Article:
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Chapter 7

PSYB01 Chapter 7 notes + key terms for exam prep.doc

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David Nussbaum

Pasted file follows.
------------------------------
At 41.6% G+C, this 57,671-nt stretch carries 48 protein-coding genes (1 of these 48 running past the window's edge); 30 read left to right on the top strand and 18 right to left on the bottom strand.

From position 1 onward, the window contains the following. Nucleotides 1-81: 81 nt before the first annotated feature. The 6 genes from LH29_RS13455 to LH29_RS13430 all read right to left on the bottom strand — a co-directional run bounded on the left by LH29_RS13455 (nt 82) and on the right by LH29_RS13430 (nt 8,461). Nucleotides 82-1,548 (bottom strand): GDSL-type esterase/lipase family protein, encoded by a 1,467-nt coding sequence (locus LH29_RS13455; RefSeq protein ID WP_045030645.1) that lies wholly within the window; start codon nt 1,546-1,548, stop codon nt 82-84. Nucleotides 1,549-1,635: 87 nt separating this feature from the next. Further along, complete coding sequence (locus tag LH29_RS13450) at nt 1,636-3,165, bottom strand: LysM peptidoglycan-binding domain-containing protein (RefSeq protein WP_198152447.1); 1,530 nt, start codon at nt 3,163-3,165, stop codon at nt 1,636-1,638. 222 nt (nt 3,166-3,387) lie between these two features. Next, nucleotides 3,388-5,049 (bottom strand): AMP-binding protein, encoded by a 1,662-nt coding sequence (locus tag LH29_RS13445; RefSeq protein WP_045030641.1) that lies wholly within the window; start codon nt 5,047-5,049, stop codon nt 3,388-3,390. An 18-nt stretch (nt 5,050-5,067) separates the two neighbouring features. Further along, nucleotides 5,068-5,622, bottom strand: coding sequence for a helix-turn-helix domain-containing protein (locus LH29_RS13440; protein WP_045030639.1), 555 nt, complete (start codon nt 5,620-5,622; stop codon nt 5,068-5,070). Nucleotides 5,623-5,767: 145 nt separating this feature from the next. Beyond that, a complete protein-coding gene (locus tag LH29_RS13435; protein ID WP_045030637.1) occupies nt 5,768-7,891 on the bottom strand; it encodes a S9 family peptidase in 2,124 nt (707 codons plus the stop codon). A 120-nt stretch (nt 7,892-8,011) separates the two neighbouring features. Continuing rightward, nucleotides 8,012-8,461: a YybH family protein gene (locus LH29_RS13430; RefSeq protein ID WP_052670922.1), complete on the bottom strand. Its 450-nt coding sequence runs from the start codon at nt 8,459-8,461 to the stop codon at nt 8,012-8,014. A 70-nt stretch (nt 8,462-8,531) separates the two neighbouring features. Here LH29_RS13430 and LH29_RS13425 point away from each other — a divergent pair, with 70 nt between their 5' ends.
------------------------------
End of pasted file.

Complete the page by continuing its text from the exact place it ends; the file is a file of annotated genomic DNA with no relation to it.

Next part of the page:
Chapter 7: True Experiments II The emotional salience of the human face reflects an intricate interaction among distinct • features of the face • Complex experimental designs - which are used when a researcher seeks to manipulate two or more independent variables at the same time o Are more realistic o Are more efficient than experimental analysis limited to a one-at-a-time variable manipulation • These complex experimental designs = factorial designs o A factor is simply another name for an independent variable • Multifactorial = experiments that vary two or more independent variables Multifactorial Designs All independent variables must have two or more levels • • Single-factor experiments must incorporate one and only on independent variable with two or more levels o A researcher can always add a new level to an existing independent variable In a multifactorial experiment, an altogether new independent variable is devised and • incorporated into the research design o Each independent variable can be studied either between subjects or within subjects within subject design = all participants go through all conditions of the • experiment • Between subject design = participants are separated to each be exclusively assigned to one of the conditions A multifactorial design provides a more realistic model of rich psychological phenomena • o Offers an economical and efficient design to evaluate and to test the separate and joint influences of one or more independent variables Notation and Terms • The simplest multifactorial experiment design contains two independent variables, each with two levels or values • Factorial experiments are typically designated or identified by a numbering notation o Example: 2 x 2 The number of treatment groups can be calculated by multiplying the • number notations= 4 groups (2 x 2 = 4) • The number of numbers tells how many factors or independent variables there are = 2 independent variables (2 terms, 2 & 2) Number of values tells how many levels of the independent variable there • are = each IV has 2 levels (each term's numerical value = 2) o Allows us to examine all these conditions Theory and Experimentation • Theory provides us with the conceptual framework for how particular psychological phenomena might work in real life o Example: theory of embodied cognition = conceptual model for us to understand how we experience, perceive, and communicate emotional information • We perceive and think about emotion, we re-enact or re-experience its perceptual, somatovisceral, and motoric features • Theory and experimentation are closed intertwined • Theory guides how an experiment is designed, how independent variables are measured, and what specific hypotheses are tested A Complex Within-Subjects Experiment • Approach-avoidance motivation - eye gaze direction and facial expressions can both share informational values as signals of approach, propelling behaviour forward, setting the stage for direct expression, confrontation or flight, conversely, they may fuel avoidance, triggering inhibition, culminating in flight from negative stimuli, of potential danger and threat • Social signaling system - proposal that facial expression of emotions and gaze direction operate and governs our basic evolved behavioural tendencies for approach or avoidance Decoding Facial Expressions of Emotion • Experimentation often deconstructs complex phenomena • In a within-subject design, each participant serves as his or her own control, these individual differences are effectively held constant o More economical than between subject designs • Fewer participants are needed to perform the experimental task o Fewer participants require that you collect more observations per participant • Reliability of a test can often be increased by simply adding more items • Same principle is good to keep in mind in light of the reduced number of participants that is commonly used in within-subjects designs Main Effects • In a factorial experiment, the effects of each independent variable on a dependent variable are referred to as the main effect of that independent variable o A main effect can be calculated for each independent variable Interactions • A statistical interaction occurs when the effects of one level of the independent variable depend on the particular level of the other independent variable Interpreting Results of Multifactorial Designs • Factorial designs provide two distinct sources of information: 1. Main effect of each independent variable by itself and 2. Any interaction effect of the independent variables • Main effects are statistically independent of interaction effects but still have significant interactions effects or vice versa • To interpret results generated from a multifactorial 2 x 2 experiments - look to see if there is an interaction between the independent variables, and if so, we interpret the interaction first, before the main effects • An interaction indicates any interpretation of a main effect of an independent variable by itself will be misleading o The interaction tells us that the effects of the independent variable depend upon the particular level of the independent variable o Therefore cannot interpret a main effect of an independent variable without first taking into consideration whether that effect interacts with another independent variable • We often graph main effects and interactions as a way to help us to understand and interpret our data • A simple main effect compares the influences of one level of an independent variable at a given level of another independent variable 2 x 2 Logic • Simplest of the complex designs, yet not that simple Proves a direct test of the main effect of each of the two independent variables as well a • direct test of the interaction effect between them • Either of the two independent variables may or may not affect the dependent variable and an interaction between the two independent variables may or may not be present • Additivity and no interaction = synonymous o If you have two main effects but no interaction, we can say the values of one independent variable exert a similar, additive effect on the values of the independent variable A Complex Between-Subjects Experiment • True experiments, whether single or multifactorial, require independent variables that we can directly manipulate • Many variables of interest to psychologists are not easy to manipulate Staged Event Manipulations • A staged or event manipulation that can be employed when the primary goal is to introduce a particular psychological state in research participants 2 x 3 Design • A between subjects design requires more participants than a within subjects design Manipulation Check Sound experimental design often includes a manipulation heck • Main Effects and Interactions • Statistical interactions should be examined by graphing simple main effects; consider any main effect in a multifactorial experiment of two or more independent variables only after examining for interactions Interpreting Results • Between subjects designs are at the mercy of random assignment to control for neutralize individual differences A pretest measure would have provided additional control for any individual differences • that might have occurred by chance but still could have influenced the findings Statistical Analysis of Complex Designs • The analysis of variance (ANOVA) which is known as the F-test The analysis of variance is a general statistical procedure that is used to evaluate the • likelihood that results obtained in a study are due to chance • Used when there are more than two levels of an independent variable • Simple analysis of variance evaluates whether the obtained results of the study are statistically significant, meaning tat they are unlikely due to chance o Also called a one-factor analysis of variance or a simple ANOVA • Researchers are often interested in varying or manipulating two or more independent va